Specific immunotherapeutic strategy for myasthenia gravis: targeted antigen-presenting cells

Johannes Reim, Kevin McIntosh, Stephen Martin, Drachman Daniel B.

Research output: Contribution to journalArticlepeer-review


The pathogenesis of myasthenia gravis (MG) involves a T cell-dependent antibody-mediated autoimmune response directed against acetylcholine receptors (AChR). Inactivation of AChR-specific T cells should interrupt the immune response, resulting in therapeutic benefit. Since each individual's repertoire of T cells responds to a heterogeneous and unique spectrum of AChR epitopes presented in association with self-major histocompatibility complex (MHC) class II, an individualized approach is required to target all relevant AChR-specific T cells. The individual's own antigen-presenting cells (APC) can be used for this purpose, since they process and present the antigen appropriately, and express the correct MHC class II. A novel method of binding AChR to surface immunoglobulin with a heterobifunctional antibody conjugate allows us to use all B cells as APC. Conjugate-plus-AChR-treated B cells (AChR-APC) effectively targeted AChR-specific T cells, stimulating vigorous proliferative responses in a rat cell culture system. If APCs are 'fixed' with cross-linking reagents, they induce long-lasting or permanent 'anergy' of the specific T cells. We prepared AChR-APC, allowed them to process AChR in vitro, and fixed them with paraformaldehyde. Pre-culture of these fixed AChR-APC with AChR-specific T cells induced anergy: when restimulated with fresh AChR-APC, the T cells exhibited markedly reduced proliferative responses and IL-2 production, compared with responses of T cells pre-cultured with control fixed B cells. Implications for the design of antigen-specific therapeutic strategies for MG and other immune disorders will be discussed.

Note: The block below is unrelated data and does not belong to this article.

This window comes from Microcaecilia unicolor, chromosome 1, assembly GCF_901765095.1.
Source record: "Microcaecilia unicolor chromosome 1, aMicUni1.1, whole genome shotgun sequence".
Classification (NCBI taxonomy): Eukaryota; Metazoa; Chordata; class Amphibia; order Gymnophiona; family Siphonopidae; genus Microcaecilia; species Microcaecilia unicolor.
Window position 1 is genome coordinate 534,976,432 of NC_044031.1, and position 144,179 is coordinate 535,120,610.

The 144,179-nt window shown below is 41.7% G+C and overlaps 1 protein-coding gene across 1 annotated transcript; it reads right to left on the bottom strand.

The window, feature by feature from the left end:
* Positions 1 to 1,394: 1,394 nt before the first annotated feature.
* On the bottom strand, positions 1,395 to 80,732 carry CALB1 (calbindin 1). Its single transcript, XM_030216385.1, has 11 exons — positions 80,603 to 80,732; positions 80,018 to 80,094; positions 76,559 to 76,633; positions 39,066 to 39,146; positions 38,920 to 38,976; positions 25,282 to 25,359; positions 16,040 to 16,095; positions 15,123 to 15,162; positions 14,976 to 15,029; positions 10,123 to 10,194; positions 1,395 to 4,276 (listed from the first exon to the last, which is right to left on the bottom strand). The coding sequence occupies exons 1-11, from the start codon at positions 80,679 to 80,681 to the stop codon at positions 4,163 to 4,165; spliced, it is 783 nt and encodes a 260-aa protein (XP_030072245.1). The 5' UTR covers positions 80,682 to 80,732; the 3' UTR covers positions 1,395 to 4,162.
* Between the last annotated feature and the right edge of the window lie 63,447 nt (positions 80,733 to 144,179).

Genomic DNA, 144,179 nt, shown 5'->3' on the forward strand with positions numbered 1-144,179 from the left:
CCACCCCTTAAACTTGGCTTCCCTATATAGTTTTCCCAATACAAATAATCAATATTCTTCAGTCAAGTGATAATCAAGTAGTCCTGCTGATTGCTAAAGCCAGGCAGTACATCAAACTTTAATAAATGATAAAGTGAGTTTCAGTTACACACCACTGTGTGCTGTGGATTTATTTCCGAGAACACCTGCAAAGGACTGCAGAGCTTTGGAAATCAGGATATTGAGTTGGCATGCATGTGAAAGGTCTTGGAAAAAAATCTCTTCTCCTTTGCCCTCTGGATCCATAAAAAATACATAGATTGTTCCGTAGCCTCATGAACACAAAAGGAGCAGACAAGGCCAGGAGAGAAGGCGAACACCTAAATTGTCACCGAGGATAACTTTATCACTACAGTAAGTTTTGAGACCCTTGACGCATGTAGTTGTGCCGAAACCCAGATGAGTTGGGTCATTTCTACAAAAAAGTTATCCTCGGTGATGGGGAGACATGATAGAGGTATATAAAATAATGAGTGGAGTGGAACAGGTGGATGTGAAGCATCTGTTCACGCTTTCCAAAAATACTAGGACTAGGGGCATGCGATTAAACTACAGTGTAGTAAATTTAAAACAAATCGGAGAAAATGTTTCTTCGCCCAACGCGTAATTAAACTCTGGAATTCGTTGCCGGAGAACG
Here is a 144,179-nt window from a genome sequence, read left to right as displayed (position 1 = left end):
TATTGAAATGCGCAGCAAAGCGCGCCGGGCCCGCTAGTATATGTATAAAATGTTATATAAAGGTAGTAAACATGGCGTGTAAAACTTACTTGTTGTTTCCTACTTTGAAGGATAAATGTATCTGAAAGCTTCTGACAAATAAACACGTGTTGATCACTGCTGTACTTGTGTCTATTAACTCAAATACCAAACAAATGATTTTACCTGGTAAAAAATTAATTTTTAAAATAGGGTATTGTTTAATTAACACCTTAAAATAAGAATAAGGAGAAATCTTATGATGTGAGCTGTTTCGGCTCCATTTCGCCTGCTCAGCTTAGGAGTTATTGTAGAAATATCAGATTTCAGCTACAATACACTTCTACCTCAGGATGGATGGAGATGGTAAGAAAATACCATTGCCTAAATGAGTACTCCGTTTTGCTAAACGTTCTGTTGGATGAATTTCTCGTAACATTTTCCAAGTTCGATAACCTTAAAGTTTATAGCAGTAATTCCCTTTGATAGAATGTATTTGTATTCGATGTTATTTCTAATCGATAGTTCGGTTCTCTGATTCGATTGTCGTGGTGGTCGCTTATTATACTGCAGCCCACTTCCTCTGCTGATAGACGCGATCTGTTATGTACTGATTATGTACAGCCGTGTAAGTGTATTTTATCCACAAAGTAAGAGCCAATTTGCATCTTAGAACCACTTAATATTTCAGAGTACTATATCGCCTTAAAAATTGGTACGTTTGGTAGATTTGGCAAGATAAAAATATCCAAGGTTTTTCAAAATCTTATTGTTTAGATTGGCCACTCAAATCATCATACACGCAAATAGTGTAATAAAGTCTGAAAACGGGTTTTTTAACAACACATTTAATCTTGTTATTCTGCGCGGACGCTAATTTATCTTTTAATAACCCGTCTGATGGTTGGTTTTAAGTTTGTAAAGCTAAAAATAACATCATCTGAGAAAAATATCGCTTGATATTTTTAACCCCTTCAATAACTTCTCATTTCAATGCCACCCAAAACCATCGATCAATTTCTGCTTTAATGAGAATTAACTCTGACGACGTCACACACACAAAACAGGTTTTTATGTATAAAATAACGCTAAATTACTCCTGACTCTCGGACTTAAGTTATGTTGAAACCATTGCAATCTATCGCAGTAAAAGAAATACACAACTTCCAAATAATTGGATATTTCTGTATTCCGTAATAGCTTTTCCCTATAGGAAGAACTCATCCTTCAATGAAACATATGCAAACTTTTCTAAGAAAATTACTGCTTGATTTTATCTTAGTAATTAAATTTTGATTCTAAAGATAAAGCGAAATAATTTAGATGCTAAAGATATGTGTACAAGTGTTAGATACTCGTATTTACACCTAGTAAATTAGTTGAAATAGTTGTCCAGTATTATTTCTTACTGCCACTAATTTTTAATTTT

Original languageEnglish (US)
Pages (from-to)61-70
Number of pages10
JournalJournal of Neuroimmunology
Issue number1
StatePublished - Nov 1992


  • Acetylcholine receptor
  • Antibody conjugate
  • Autoimmune disease
  • B cell
  • T cell

ASJC Scopus subject areas

  • Immunology and Allergy
  • Immunology
  • Neurology
  • Clinical Neurology


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